++ed by:
Kevin Ryde
and 1 contributors

# NAME

Math::PlanePath::SquareArms -- four spiral arms

# SYNOPSIS

`````` use Math::PlanePath::SquareArms;
my \$path = Math::PlanePath::SquareArms->new;
my (\$x, \$y) = \$path->n_to_xy (123);``````

# DESCRIPTION

This path follows four spiral arms, each advancing successively,

``````                ...--33--29                 3
|
26--22--18--14--10  25                 2
|               |   |
30  11-- 7-- 3   6  21                 1
|   |           |   |
...  15   4   1   2  17  ...        <- Y=0
|   |   |       |   |
19   8   5-- 9--13  32            -1
|   |               |
23  12--16--20--24--28            -2
|
27--31--...                       -3

^   ^   ^   ^   ^   ^   ^
-3  -2  -1  X=0  1   2   3 ...``````

Each arm is quadratic, with each loop 128 longer than the preceding. The perfect squares fall in eight straight lines 4, with the even squares on the X and Y axes and the odd squares on the diagonals X=Y and X=-Y.

Some novel straight lines arise from numbers which are a repdigit in one or more bases (Sloane's A167782). "111" in various bases falls on straight lines. Numbers "[16][16][16]" in bases 17,19,21,etc are a horizontal at Y=3 because they're perfect squares, and "[64][64][64]" in base 65,66,etc go a vertically downwards from X=12,Y=-266 similarly because they're squares.

Each arm is N=4*k+rem for a remainder rem=0,1,2,3, so sequences related to multiples of 4 or with a modulo 4 pattern may fall on particular arms.

# FUNCTIONS

See "FUNCTIONS" in Math::PlanePath for behaviour common to all path classes.

`\$path = Math::PlanePath::SquareArms->new ()`

Create and return a new path object.

`(\$x,\$y) = \$path->n_to_xy (\$n)`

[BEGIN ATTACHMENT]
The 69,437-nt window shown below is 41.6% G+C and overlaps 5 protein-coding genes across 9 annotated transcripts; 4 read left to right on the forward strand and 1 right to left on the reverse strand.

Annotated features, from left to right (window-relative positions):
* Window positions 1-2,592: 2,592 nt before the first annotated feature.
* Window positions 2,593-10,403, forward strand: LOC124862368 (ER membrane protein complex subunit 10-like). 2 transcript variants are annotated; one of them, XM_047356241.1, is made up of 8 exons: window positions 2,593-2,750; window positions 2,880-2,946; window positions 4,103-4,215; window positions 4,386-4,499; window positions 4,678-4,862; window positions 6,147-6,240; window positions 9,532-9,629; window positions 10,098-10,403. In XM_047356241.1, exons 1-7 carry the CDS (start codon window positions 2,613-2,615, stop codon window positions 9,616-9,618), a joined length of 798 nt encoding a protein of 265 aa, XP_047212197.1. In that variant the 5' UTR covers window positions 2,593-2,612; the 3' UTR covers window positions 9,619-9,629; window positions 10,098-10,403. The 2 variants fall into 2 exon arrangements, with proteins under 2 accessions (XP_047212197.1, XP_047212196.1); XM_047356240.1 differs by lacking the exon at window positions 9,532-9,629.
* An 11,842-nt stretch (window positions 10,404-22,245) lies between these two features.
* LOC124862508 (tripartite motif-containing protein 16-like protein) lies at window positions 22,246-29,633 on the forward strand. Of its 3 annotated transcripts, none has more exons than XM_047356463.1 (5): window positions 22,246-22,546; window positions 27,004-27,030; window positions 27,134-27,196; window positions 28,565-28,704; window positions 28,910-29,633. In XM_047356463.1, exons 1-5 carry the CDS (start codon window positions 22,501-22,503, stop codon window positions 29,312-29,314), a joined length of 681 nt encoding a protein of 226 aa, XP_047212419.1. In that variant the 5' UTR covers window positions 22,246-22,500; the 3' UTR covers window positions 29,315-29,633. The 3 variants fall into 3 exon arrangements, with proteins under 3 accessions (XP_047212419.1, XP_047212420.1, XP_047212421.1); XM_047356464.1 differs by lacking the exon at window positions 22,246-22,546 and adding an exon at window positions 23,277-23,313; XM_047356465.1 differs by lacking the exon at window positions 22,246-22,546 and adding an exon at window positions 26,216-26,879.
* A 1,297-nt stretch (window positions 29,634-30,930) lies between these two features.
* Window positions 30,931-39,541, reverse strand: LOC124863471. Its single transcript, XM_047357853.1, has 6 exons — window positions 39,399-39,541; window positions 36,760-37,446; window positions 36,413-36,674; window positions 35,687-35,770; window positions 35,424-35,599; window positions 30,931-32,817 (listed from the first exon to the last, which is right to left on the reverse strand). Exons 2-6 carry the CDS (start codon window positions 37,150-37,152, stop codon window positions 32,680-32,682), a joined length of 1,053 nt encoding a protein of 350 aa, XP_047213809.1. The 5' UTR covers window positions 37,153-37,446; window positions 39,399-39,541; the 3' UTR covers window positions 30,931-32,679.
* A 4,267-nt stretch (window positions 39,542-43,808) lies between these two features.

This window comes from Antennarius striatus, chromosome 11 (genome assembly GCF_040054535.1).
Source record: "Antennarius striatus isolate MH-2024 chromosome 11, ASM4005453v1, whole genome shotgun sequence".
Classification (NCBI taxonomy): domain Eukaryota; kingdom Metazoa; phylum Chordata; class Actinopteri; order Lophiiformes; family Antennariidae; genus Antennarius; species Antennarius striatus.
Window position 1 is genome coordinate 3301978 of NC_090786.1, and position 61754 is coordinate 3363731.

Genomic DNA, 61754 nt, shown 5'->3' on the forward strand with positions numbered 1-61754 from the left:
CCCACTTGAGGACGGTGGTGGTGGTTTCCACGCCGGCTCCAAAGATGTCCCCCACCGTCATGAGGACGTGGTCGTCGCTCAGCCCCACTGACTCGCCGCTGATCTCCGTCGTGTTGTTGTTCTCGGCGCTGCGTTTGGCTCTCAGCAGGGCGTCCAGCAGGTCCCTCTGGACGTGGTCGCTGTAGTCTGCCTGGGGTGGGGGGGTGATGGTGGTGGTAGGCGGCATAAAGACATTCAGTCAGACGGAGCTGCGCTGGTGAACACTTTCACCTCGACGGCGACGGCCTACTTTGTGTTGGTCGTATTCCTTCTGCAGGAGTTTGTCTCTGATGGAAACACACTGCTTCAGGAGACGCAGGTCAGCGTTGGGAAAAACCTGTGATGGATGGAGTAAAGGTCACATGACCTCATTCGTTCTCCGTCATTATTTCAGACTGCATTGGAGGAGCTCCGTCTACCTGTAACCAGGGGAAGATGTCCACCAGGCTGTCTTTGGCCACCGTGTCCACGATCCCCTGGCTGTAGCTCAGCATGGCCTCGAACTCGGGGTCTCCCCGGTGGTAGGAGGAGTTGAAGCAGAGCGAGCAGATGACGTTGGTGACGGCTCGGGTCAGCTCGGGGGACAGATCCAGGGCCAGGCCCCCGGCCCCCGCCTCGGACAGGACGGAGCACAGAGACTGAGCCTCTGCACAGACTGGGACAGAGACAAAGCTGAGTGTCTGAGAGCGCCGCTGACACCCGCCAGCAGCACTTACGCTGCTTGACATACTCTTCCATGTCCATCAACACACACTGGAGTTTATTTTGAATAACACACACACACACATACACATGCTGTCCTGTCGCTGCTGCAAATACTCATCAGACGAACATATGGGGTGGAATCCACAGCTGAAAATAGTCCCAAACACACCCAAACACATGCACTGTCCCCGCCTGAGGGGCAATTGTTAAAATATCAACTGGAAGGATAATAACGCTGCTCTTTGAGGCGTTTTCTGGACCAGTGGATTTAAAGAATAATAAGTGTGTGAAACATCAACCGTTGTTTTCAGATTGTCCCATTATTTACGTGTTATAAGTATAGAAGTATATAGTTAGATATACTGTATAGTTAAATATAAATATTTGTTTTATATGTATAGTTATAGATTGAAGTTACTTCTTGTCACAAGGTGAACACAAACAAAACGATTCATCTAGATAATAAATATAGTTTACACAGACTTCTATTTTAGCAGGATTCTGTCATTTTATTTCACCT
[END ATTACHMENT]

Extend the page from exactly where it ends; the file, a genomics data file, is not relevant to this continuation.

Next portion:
Return the X,Y coordinates of point number `\$n` on the path. For `\$n < 1` the return is an empty list, as the path starts at 1.

Fractional `\$n` gives a point on the line between `\$n` and `\$n+4`, that `\$n+4` being the next point on the same spiralling arm. This is probably of limited use, but arises fairly naturally from the calculation.

## Descriptive Methods

`\$arms = \$path->arms_count()`

Return 4.

# FORMULAS

## Rectangle N Range

Within a square X=-d...+d, and Y=-d...+d the biggest N is the end of the N=5 arm in that square, which is N=9, 25, 49, 81, etc, (2d+1)^2, in successive corners of the square. So for a rectangle find a surrounding d square,

``    d = max(abs(x1),abs(y1),abs(x2),abs(y2))``

from which

``````    Nmax = (2*d+1)^2
= (4*d + 4)*d + 1``````

This can be used for a minimum too by finding the smallest d covered by the rectangle.

``````    dlo = max (0,
min(abs(y1),abs(y2)) if x=0 not covered
min(abs(x1),abs(x2)) if y=0 not covered
)``````

from which the maximum of the preceding dlo-1 square,

``````    Nlo = /  1 if dlo=0
\  (2*(dlo-1)+1)^2 +1  if dlo!=0
= (2*dlo - 1)^2
= (4*dlo - 4)*dlo + 1``````

For a tighter maximum, horizontally N increases to the left or right of the diagonal X=Y line (or X=Y+/-1 line), which means one end or the other is the maximum. Similar vertically N increases above or below the off-diagonal X=-Y so the top or bottom is the maximum. This means for a rectangle the biggest N is at one of the four corners,

``````    Nhi = max (xy_to_n (x1,y1),
xy_to_n (x1,y2),
xy_to_n (x2,y1),
xy_to_n (x2,y2))``````

The current code uses a dlo for Nlo and the corners for Nhi, which means the high is exact but the low is not.

http://user42.tuxfamily.org/math-planepath/index.html